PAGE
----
UK / Europe

An urban melting pot of culture and flavour

Lauren Arena

One of the best things about Trieste is the food. It’s not typically Italian, but a delicious mix of Italian, Germanic and Slavic tradition.

The culinary scene in this city, perched on a hill overlooking the Adriatic ocean, is as varied and colourful as it’s past. Whether its fine dining or grabbing a bite on the run, Trieste’s history is etched onto almost every plate – be it porcelain or plastic.

Where culinary worlds collide... Trieste
Where culinary worlds collide… Trieste

Restaurants, cafes and bars all reflect the city’s Austro-Hungarian roots as a prominent trading port and shipbuilding centre throughout the 19th century. So while pasta and pizza are easily found on the menu, so too are dishes like jota, a bean and sauerkraut-based soup, wurzel, and krapfen (the German word for doughnut).

The city’s development as an urban melting pot was the product of Habsburg mercantilism, beginning with Charles VI’s declaration of Trieste as a free port in 1719. Foreign merchants and traders were welcomed in order to foster a merchant community.

With the arrival of Greeks, Serbs, Germans, Slovaks, Hungarians, Croats, Bosnians, French, English, Turks, Armenians, Italians and Jews from all over Europe, Trieste become the most prosperous port city and an important Mediterranean ‘bridge’ and a vital ‘gate’ to Eastern Europe.

After being annexed to Italy in 1918 Trieste’s economic significance diminished but its eclectic combination of flavours is still alive and well.

Delizioso... Gelateria da Zampolli
Delizioso… Gelateria Zampolli

Near the city centre, in Via Dante, there’s Eppinger Caffè, a historic pasticceria and restaurant that soon becomes a personal favourite. It’s the best place for a pre-dinner aperitif, all of which are served with freshly baked savoury nibbles, or a sweet treat afterwards.

A short walk away is Via del Ponte, a narrow laneway in the city’s old Jewish quarter that is jam-packed full of bars, restaurants and a few boutique shops. Come here any night during the week and it is swarming with people. So it’s a great place for a casual meal and a few social drinks.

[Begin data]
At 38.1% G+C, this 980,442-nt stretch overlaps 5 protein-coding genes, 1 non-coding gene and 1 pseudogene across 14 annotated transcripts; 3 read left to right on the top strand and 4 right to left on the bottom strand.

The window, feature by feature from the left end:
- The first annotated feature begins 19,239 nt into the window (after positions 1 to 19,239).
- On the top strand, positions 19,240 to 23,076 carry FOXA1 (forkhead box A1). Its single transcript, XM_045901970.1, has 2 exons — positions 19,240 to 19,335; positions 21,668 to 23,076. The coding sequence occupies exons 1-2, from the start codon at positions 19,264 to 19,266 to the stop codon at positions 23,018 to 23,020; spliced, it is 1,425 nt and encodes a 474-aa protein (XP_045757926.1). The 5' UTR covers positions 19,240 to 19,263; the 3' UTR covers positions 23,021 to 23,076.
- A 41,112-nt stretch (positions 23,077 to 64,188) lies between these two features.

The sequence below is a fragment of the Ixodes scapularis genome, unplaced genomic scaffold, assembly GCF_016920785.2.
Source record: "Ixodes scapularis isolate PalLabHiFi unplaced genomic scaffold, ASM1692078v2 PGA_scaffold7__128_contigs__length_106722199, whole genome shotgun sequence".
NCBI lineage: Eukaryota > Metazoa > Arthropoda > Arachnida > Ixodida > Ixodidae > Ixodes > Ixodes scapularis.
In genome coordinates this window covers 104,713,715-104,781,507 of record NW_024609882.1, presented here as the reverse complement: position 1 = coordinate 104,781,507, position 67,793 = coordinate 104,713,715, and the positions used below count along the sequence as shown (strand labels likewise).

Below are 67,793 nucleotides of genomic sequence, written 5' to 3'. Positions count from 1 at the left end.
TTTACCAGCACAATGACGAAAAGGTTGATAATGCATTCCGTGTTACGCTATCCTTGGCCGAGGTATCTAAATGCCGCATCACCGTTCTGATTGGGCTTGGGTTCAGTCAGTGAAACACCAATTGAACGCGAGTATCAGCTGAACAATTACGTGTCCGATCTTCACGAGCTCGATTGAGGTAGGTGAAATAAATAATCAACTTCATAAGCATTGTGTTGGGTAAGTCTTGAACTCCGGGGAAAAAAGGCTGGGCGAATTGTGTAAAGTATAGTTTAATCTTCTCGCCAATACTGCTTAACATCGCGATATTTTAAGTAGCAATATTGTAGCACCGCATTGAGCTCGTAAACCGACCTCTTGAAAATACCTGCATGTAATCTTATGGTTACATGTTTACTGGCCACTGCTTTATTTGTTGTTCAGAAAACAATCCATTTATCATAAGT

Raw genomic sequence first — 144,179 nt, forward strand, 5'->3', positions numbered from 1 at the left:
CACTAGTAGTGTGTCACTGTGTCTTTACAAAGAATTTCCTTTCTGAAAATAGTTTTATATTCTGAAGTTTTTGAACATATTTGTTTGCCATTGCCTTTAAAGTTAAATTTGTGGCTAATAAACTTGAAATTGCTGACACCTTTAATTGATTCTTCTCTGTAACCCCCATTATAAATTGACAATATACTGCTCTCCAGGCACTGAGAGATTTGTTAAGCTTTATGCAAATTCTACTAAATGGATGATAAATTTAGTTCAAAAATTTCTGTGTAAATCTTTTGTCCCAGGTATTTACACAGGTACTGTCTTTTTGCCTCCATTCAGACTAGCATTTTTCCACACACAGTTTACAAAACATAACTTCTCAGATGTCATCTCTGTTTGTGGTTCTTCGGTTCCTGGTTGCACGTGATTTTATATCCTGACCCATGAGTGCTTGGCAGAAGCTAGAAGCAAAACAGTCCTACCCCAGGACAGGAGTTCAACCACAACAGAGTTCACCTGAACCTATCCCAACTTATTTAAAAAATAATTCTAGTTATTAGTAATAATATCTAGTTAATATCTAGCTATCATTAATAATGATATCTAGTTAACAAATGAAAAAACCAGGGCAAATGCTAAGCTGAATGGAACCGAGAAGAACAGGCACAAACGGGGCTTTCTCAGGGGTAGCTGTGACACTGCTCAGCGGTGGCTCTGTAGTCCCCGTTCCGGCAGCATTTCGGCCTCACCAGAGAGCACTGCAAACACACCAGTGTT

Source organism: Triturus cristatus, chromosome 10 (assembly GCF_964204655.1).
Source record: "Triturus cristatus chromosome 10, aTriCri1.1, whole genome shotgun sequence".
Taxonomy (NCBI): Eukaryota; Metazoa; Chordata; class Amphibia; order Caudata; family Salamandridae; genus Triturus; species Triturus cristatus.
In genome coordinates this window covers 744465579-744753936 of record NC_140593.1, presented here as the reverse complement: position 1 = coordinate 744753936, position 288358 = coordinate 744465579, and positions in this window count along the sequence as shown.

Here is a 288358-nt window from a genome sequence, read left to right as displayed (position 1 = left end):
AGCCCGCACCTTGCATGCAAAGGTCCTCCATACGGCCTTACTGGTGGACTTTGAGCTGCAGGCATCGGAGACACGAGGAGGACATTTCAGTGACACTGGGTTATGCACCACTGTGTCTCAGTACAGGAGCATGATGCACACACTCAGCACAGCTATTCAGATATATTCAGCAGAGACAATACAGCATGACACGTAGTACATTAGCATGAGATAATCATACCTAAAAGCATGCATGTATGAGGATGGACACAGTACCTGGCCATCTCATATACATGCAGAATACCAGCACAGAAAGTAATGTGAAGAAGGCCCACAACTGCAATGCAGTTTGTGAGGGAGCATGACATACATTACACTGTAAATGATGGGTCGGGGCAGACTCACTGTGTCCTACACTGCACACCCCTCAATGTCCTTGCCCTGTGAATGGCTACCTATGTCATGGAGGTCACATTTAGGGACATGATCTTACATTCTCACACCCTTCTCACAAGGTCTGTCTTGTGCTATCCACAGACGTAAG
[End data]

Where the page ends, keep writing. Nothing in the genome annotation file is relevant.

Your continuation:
Shifting through the crowds here I find the inconspicuous Taverna del Ghetto, a pint-sized, rustic tavern with a home-style menu and two incredible bar men, Eugenio and Michele. I order a hamburger – served on a toasted, ciabatta roll and stuffed with beautiful things like pancetta and provolone cheese – accompanied by a beer. Talking with the two kindly gentlemen behind the bar, I am soon very well acquainted with the cocktail list and after three delightfully refreshing Moscow Mules, I decide that is my favourite of all.

Next door is Osteria da Marino, another cosy tavern with a scattering of eclectic antiques, fish nets hanging from the ceiling, a fresh, seasonal menu and a hugely impressive wine list.

I stumble out of the Via del Ponte at 11:45pm – just enough time for me to walk across town to Gelateria Zampolli (in Via Carlo Ghega) before it closes at midnight. There is a ridiculous variety of flavours to choose from, all the classics are present, but so too are some original concoctions, like walnut, pink grapefruit and pumpkin. On a whim I chose ‘millefoglie’, a gelato reincarnation of the French mille-feuille dessert. It’s deliciously creamy with hints of vanilla and crunchy flakes of puff pastry. It’s better than the original and at 12:01am I quickly order another scoop.

My advice – visit Trieste on an empty stomach and stay a couple days so you can really appreciate its epicurean offerings.

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